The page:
Glasgow will remain bigger than Edinburgh | Glasgow Chamber of Commerce
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Glasgow will remain bigger than Edinburgh

Glasgow will still be a bigger city than Edinburgh in 20 years' time. It is Scotland’s largest and only truly metropolitan city, and contrary to a prediction by Edinburgh City Council chief executive Andrew Kerr it will remain so for the foreseeable future. 

It’s not the first time Andrew has stated that Edinburgh will be the larger city, now setting 2032 as the date he believes the capital will overhaul Scotland’s industrial and commercial centre. While I admire the vigour with which he makes Edinburgh’s case, on this point he is well off target. 

He argues that Edinburgh needs to prepare for a population of three-quarters of a million, despite a prediction from the National Records of Scotland that by 2041 Glasgow will have grown at 4% to 658,978 and Edinburgh by 7.7% to 583,135. Andrew challenges those assumptions saying that Edinburgh’s growth will be much quicker. 

But even if he is correct and Edinburgh did indeed grow faster than predicted it would still be much the smaller city. A comparison between the City of Glasgow, the territory covered by Glasgow City Council, and the City of Edinburgh is meaningless. It’s well understood that Glasgow’s local authority boundary is artificially small and simply doesn’t reflect the city’s true population or its economic scale.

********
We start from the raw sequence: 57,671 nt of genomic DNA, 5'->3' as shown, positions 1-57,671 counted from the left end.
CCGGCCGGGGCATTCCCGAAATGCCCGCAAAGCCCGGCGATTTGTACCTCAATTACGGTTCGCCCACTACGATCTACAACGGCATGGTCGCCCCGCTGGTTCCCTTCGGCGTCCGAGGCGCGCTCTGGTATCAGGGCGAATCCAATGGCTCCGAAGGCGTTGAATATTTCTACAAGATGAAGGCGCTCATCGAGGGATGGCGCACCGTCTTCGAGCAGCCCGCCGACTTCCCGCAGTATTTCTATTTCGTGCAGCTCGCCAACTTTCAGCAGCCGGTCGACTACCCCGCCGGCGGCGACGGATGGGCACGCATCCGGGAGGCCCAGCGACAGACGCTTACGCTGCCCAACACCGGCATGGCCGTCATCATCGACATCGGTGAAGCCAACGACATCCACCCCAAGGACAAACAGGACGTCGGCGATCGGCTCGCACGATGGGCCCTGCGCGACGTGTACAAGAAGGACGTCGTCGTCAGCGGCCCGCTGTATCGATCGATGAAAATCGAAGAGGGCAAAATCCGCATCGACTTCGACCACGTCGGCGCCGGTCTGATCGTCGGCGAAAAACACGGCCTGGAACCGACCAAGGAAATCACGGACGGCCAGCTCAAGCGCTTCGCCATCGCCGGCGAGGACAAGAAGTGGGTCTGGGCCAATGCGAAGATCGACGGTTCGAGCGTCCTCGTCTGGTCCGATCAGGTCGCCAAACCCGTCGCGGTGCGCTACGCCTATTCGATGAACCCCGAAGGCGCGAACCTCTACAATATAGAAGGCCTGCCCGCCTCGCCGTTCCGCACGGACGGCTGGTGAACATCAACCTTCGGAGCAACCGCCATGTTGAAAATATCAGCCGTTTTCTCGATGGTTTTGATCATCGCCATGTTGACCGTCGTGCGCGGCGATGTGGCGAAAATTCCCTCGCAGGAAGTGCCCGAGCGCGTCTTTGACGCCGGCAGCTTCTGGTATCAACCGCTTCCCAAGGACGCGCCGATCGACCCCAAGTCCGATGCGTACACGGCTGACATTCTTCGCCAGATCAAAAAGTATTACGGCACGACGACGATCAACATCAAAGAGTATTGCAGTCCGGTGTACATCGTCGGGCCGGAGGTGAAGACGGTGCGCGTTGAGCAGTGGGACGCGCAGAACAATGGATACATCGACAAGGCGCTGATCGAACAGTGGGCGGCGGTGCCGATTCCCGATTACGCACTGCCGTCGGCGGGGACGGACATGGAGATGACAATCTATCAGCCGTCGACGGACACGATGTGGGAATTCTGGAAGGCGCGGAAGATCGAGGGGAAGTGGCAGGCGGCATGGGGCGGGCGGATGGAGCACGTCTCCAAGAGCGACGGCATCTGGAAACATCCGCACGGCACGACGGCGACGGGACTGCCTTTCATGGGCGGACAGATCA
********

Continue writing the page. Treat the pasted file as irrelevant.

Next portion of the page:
The Centre for Cities reports annually on the progress of urban centres across the UK and adjusts for artificial administrative boundaries to make its comparisons more consistent. The Centre for Cities uses instead what are called primary urban areas, basically the unbroken built up area of a city. On this measure Glasgow has a population of 992,000 against Edinburgh’s 507,200. Even Andrew Kerr’s most optimistic assumptions won't close that gap. 

Edinburgh may not even close the gap on the core City of Glasgow. While Andrew is correct that forecasts for Edinburgh’s growth could be wrong, they could be wrong for Glasgow too. Our business base is up 25% in five years, and Glasgow’s employment numbers have grown faster than Edinburgh’s since 2008.  

There is also substantially more vacant land available for new housing, bringing people back into the city to developments like Sighthill or Laurieston. 

Glasgow’s industrial heart is re-awakening. This is the city that makes more satellites than any city in Europe. Using one of those satellites to check the night light view of Central Scotland would alone confirm Glasgow is twice the size of Edinburgh. 

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